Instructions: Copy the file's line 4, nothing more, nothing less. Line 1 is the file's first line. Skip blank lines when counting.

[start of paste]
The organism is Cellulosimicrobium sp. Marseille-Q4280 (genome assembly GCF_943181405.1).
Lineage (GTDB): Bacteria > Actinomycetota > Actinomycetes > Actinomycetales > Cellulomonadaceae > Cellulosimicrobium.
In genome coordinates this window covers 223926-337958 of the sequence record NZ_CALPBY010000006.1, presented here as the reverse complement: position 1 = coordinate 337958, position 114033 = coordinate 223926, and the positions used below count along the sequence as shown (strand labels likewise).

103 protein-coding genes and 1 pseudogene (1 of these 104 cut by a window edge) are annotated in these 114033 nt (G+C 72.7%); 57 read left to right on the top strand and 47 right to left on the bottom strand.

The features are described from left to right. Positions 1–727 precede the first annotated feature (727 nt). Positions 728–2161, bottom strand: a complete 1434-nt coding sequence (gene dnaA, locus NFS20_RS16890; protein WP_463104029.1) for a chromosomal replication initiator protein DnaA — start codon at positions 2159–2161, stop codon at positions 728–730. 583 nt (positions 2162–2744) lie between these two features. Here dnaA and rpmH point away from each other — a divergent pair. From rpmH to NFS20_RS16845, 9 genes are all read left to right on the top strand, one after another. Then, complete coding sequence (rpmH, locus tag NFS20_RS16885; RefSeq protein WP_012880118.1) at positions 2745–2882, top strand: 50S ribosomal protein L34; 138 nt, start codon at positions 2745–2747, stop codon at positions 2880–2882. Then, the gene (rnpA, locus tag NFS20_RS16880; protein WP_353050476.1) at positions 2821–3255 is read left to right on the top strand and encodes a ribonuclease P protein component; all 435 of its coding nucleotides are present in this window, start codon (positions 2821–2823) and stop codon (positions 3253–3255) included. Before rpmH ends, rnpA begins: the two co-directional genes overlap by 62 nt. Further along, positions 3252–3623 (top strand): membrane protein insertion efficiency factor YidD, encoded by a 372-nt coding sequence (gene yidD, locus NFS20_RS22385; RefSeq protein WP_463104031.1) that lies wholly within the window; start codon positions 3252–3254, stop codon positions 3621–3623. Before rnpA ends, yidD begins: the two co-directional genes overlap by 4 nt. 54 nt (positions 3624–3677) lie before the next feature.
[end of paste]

103 protein-coding genes and 1 pseudogene (1 of these 104 cut by a window edge) are annotated in these 114033 nt (G+C 72.7%); 57 read left to right on the top strand and 47 right to left on the bottom strand.